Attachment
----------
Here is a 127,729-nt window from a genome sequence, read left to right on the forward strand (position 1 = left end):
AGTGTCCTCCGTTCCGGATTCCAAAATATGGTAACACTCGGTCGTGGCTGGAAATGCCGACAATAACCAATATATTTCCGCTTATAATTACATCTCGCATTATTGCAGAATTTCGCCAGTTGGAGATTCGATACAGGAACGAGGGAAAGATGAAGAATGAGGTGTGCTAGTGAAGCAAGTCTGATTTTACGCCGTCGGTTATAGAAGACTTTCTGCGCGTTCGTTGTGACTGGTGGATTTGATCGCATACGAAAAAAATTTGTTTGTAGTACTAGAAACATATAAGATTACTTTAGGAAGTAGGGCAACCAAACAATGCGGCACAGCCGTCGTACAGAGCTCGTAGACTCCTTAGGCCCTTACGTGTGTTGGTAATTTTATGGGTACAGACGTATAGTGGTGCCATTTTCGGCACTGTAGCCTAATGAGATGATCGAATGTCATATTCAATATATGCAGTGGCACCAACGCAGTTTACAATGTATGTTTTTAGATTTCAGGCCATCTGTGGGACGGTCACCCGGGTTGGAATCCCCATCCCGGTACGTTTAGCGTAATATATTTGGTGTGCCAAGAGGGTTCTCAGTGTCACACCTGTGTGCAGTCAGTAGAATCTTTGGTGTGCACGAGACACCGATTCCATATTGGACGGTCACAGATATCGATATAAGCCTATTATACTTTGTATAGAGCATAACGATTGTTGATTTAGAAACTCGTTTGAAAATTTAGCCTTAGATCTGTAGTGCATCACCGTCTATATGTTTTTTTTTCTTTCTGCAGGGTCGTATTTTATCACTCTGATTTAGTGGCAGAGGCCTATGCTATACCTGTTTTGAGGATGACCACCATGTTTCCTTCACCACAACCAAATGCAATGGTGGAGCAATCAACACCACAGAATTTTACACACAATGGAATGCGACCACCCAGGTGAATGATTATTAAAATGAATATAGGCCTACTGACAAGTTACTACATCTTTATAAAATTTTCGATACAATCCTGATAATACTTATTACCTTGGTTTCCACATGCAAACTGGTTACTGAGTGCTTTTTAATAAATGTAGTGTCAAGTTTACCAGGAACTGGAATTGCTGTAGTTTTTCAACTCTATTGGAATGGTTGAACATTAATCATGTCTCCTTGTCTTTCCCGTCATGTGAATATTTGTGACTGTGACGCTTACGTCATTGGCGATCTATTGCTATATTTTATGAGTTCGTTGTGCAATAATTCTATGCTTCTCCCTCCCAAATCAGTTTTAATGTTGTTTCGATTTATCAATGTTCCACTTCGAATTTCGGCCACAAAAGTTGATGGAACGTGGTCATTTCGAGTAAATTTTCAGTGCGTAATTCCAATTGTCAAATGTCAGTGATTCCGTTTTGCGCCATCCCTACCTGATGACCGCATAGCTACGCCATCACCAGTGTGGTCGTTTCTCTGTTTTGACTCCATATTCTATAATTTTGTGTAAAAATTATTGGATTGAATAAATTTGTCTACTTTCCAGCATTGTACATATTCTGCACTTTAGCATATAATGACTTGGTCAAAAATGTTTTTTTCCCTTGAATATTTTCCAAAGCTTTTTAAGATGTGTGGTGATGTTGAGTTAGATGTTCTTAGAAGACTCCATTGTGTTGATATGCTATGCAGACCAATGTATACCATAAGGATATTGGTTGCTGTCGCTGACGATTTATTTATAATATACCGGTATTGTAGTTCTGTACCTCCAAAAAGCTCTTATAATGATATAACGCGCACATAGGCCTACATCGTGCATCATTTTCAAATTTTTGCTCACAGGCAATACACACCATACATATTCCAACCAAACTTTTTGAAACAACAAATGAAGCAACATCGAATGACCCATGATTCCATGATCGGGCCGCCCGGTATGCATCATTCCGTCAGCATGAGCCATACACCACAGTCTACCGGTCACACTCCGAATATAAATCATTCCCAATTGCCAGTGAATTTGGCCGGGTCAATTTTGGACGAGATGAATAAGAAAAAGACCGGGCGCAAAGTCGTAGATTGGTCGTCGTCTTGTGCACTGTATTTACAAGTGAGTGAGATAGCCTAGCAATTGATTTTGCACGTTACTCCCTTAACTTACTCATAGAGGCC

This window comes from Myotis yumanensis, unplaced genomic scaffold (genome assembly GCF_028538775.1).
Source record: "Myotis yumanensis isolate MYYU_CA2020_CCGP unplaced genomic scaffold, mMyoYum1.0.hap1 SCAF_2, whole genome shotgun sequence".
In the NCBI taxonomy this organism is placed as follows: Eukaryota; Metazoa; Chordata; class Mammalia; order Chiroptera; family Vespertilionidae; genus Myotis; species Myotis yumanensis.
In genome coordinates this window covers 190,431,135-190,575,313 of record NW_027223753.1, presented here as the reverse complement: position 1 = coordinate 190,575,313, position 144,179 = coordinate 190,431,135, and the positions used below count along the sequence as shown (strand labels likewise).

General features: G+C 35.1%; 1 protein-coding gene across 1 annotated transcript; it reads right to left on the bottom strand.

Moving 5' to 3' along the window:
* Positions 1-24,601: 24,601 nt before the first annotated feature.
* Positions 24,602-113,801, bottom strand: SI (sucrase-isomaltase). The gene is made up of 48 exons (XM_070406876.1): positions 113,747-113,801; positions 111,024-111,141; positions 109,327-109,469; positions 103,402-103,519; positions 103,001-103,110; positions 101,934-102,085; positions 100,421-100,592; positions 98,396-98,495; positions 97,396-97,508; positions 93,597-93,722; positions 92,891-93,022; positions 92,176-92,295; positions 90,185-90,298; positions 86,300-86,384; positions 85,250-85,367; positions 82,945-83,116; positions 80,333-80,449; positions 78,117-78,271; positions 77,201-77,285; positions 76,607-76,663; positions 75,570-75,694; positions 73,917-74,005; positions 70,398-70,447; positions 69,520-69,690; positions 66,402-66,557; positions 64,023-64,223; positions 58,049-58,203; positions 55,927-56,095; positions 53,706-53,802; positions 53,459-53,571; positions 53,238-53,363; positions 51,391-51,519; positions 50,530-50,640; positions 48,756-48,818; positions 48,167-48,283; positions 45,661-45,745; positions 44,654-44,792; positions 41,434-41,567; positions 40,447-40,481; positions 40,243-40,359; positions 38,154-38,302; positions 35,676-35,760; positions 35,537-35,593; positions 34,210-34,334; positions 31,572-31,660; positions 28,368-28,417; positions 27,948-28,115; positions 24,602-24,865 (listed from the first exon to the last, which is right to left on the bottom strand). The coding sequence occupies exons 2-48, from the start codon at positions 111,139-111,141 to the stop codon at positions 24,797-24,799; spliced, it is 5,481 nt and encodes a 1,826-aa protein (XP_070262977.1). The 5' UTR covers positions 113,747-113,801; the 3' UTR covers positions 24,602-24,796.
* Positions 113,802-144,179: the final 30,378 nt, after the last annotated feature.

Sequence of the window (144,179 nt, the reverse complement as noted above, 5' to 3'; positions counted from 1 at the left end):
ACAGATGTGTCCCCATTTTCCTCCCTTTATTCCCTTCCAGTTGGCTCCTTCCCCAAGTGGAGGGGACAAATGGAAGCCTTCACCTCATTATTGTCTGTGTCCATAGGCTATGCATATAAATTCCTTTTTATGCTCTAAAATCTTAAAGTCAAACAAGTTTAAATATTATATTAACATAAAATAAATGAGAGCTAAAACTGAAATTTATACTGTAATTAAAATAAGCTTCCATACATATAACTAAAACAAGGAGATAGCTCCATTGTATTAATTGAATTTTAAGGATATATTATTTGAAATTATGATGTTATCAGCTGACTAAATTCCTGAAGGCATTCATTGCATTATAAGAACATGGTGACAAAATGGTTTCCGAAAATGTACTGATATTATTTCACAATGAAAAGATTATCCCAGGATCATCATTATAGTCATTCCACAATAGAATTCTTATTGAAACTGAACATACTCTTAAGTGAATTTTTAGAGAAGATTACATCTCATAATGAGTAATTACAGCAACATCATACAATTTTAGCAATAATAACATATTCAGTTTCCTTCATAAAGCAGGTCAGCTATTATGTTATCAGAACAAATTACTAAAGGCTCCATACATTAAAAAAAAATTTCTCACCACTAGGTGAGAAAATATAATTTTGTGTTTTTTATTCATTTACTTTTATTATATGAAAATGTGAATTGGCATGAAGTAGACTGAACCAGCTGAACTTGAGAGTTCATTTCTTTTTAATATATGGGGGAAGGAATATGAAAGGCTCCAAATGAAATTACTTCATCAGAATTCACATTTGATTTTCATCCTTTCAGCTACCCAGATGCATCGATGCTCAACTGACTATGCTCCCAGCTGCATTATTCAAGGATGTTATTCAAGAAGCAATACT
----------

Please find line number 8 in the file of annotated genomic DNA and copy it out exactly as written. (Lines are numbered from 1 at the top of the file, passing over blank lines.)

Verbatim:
Moving 5' to 3' along the window: